Meanwhile, if you happen to be in Buñol, Spain, on the last Wednesday in August, you also might want to duck as the fruit thrown there – while not as hard or potentially damaging as an orange – can still sting a bit. What's fun about Buñol isn't just the hurled tomatoes but that the town, which normally has a population around 10,000, swells to closer to 60,000 as folks from all over come to throw -- and get thrown at.

If you happen to be in Taihape, New Zealand, things will be flying through the air but none of them – at least as far as we know – have been thrown at anyone. Nevertheless, a festival where people try to throw a gumboot as far as possible could pose some risks to passersby and participants alike.

"Oni wa soto! Fuku wa uchi!" are words you might want to keep an ear open for if you're in Japan during Setsubun, and happen to see a member of your household holding a handful of roasted soybeans. Mamemaki is the term for it, and "Oni wa soto! Fuku wa uchi!" ("Demons out! Luck in!") is what is traditionally said before the beans are thrown out the front door – or at another member of the family.

If you happen to be in India during Holi, the festival of color, you also might want to avoid wearing your best suit of clothes. As part of the celebration, a brightly dyed powder called abir is merrily thrown everywhere – and especially at each other.

Fortunately, not all festivals in the world include hurled objects. Some just have unique themes. Japan's Hōnen Matsuri is a fertility festival, uniquely celebrated in the city of Komaki. By unique we mean prodigious, tumescent, large, and … okay, enough with the jokes, especially since the object of the fertility being celebrated is that certain part of the male anatomy. A similar festival is also held in Kawasaki, called Kanamara Matsuri.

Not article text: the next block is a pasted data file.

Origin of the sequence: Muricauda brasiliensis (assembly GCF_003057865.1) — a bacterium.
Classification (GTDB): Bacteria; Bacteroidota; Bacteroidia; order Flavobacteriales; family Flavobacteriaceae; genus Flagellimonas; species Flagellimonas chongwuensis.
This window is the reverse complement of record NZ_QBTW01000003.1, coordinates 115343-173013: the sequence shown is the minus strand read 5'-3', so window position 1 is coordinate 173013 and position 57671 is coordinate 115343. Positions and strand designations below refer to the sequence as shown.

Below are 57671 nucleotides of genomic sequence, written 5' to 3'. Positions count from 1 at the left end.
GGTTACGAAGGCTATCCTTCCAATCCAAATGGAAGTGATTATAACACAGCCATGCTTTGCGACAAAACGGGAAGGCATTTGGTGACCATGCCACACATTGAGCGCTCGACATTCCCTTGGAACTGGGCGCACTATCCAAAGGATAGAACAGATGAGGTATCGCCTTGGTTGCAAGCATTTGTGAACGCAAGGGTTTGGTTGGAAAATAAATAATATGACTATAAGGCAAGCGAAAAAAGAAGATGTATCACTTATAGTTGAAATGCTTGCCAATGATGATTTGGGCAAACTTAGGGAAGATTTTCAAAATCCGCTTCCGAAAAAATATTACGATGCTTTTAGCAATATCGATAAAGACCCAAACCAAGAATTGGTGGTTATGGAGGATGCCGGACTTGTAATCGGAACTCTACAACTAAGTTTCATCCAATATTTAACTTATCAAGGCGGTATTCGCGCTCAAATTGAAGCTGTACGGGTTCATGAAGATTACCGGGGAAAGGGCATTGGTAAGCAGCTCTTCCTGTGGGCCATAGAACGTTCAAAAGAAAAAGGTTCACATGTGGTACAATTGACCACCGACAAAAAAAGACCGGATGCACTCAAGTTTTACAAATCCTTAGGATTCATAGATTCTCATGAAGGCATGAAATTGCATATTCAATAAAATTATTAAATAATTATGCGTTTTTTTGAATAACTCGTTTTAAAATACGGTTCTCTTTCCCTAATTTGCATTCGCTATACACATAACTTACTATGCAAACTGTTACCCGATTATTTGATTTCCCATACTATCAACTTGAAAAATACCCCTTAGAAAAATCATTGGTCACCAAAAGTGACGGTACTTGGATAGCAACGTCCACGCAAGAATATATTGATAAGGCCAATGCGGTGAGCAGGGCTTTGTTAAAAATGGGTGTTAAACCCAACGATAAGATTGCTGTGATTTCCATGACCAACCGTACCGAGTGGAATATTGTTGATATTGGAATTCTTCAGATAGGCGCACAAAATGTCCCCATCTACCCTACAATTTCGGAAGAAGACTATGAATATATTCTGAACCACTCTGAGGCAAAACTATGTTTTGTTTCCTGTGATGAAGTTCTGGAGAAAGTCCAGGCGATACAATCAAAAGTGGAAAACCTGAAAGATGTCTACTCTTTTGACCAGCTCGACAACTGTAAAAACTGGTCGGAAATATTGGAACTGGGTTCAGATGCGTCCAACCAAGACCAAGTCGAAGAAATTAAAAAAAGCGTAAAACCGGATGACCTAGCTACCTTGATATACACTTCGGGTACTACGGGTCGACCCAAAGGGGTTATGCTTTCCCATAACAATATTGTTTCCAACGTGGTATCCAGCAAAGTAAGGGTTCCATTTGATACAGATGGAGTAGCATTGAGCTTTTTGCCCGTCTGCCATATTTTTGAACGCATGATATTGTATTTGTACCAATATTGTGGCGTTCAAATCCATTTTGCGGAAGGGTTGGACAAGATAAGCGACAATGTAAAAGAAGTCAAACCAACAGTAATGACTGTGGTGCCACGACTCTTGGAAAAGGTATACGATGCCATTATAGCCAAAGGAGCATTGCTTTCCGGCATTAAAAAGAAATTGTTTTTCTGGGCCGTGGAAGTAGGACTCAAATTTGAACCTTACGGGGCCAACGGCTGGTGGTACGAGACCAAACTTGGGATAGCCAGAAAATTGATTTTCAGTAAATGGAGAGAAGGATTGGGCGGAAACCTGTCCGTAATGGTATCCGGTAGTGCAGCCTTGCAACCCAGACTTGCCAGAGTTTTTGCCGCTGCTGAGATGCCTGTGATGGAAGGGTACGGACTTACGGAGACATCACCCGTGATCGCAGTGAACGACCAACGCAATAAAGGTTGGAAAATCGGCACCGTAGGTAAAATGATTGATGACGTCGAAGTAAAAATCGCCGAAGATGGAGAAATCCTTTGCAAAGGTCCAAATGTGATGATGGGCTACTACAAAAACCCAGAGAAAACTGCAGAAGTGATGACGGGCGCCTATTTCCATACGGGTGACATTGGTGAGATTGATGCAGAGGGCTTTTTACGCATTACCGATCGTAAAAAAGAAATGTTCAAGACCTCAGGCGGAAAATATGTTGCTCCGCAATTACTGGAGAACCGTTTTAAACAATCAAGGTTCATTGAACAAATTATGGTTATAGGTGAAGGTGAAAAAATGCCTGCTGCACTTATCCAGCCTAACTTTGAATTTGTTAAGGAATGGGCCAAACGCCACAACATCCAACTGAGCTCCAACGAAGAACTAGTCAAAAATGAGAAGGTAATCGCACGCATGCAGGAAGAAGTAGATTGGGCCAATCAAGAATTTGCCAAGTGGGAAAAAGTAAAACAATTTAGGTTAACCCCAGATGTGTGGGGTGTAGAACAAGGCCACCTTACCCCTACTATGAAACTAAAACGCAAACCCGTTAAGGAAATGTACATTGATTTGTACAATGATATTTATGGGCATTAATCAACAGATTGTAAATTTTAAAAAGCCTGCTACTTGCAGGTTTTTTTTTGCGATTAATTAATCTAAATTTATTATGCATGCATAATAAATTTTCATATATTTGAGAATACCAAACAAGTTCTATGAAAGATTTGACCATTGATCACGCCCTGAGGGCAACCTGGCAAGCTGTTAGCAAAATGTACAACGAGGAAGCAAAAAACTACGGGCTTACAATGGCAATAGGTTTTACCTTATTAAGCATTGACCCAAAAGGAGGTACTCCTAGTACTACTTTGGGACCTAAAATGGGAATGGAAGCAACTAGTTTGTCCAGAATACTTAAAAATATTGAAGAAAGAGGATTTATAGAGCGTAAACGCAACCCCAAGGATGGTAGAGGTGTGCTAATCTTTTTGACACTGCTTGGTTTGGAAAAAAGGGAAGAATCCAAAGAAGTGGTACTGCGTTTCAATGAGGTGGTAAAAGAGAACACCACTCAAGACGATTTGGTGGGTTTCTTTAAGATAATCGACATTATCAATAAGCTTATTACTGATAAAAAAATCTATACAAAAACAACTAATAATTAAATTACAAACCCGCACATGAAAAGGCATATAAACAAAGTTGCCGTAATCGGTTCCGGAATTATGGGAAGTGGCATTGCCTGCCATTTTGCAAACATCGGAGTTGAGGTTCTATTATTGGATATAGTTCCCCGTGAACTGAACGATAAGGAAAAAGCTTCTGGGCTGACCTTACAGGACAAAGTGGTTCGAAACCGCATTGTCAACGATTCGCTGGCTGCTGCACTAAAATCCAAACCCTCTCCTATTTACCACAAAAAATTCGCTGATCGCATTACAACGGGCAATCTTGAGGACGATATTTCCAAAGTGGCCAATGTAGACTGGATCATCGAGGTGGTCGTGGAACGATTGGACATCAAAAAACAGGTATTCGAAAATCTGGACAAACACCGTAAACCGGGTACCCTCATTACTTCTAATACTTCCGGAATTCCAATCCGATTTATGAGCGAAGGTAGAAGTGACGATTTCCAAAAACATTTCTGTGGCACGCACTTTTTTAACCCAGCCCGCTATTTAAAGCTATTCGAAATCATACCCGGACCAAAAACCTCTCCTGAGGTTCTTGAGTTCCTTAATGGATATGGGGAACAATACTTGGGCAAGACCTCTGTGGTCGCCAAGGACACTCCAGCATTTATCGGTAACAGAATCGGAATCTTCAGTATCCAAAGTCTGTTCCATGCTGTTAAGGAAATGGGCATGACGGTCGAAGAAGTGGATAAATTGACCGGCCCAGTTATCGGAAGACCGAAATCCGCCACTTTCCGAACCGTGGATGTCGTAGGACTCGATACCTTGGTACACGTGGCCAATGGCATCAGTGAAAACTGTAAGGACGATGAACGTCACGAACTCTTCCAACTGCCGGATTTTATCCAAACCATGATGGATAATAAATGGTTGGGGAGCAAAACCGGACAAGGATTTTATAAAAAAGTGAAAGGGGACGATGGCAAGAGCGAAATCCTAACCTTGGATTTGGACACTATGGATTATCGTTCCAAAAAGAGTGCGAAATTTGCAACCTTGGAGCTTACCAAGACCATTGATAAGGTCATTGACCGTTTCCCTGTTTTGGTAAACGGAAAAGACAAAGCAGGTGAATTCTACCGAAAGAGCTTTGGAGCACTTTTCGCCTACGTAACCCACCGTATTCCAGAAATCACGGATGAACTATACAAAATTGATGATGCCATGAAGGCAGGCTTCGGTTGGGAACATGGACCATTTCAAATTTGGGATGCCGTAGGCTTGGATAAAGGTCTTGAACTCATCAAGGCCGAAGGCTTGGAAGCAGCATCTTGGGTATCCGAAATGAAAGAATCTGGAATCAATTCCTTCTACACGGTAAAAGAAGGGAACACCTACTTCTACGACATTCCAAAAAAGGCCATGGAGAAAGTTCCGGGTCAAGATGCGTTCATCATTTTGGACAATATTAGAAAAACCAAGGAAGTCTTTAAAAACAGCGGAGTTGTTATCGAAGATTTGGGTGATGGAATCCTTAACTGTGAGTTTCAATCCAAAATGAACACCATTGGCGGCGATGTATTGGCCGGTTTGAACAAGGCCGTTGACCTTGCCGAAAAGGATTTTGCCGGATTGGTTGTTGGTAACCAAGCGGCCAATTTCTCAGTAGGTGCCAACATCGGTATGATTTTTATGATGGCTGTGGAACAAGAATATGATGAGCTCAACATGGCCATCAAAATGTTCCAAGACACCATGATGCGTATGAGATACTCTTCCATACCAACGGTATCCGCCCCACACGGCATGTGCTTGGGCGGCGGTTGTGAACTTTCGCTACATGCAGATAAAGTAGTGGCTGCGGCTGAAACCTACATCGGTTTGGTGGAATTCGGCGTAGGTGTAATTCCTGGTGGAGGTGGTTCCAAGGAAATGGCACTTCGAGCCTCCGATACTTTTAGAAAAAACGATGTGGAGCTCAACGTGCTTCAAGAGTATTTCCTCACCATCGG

While nothing is thrown, and nothing terribly phallic is evident, there's a festival that absolutely has to be mentioned: an event featuring tremendous beauty that ends with ashes and smoke.

Around the middle of March, the city of Valencia, Spain, has a festival called Falles – a celebration of Saint Joseph. But long before the Falles, Valencia, the third largest city in Spain, begins to prepare: neighborhoods and a wide variety of organizations form groups called Casal Fallers who raise money for their own contributions to the festivities.

It's these contributions that make the event so incredible. Each group – working from a common theme selected for that year – creates a ninot, or puppet. Fashioned from paper, wax, Styrofoam, and a few other materials, ninots are whimsical, outrageous, profane, comical, political, and every one is incredibly beautiful.

The artisans of Valencia have had a very long time to perfect their craft, and it shows in each and every minot. Each figure and tableau is a hallucinatory mixture of a Renaissance masterpiece and a three-dimensional cartoon. Each one, too, is frequently a wildly executed satirical jab at everything from politics to tradition, from pop culture to the Falles celebrants themselves. Nothing is sacred, nothing is spared.

Then come the fires, and then the ashes. Yes, you guessed correctly: each and every minot, every figure and tableau is lit – exploding into the night sky in a roaring conclusion called La Cremà. In the morning there is nothing but ashes, and the memory of the wonders of the falles.

Regardless of location, the one thing every fantastic fair, festival, and frivolity has in common is that they all show how we're all very much the same – and that all humans, no matter where we live, are more than just a bit bonkers.

Running Dry - Back in Print!

This is VERY cool news: my first novel, Running Dry, is finally back in print, courtesy of the great folks at Camel Books! I'll post more about this very soon but here's the cover (linked to Amazon) and the back cover blurb, as a teaser:

Ernst Doud is a middle-aged 154-year-old nonhuman painter. He is living quietly in Los Angeles when he receives a cryptic message from a lover he last saw in 1913--when he killed him, or so he had always thought. So begins M. Christian's debut novel, Running Dry. It is unlike any book you have read, and Doud is unlike any hero who has ever graced the pages of a novel. Set in contemporary Los Angeles, with excursions into the surreal outback of Southern California's high desert, Running Dry is a stunningly realized vampire tale of vengeance, loyalty, and the inescapable humanity of the inhuman.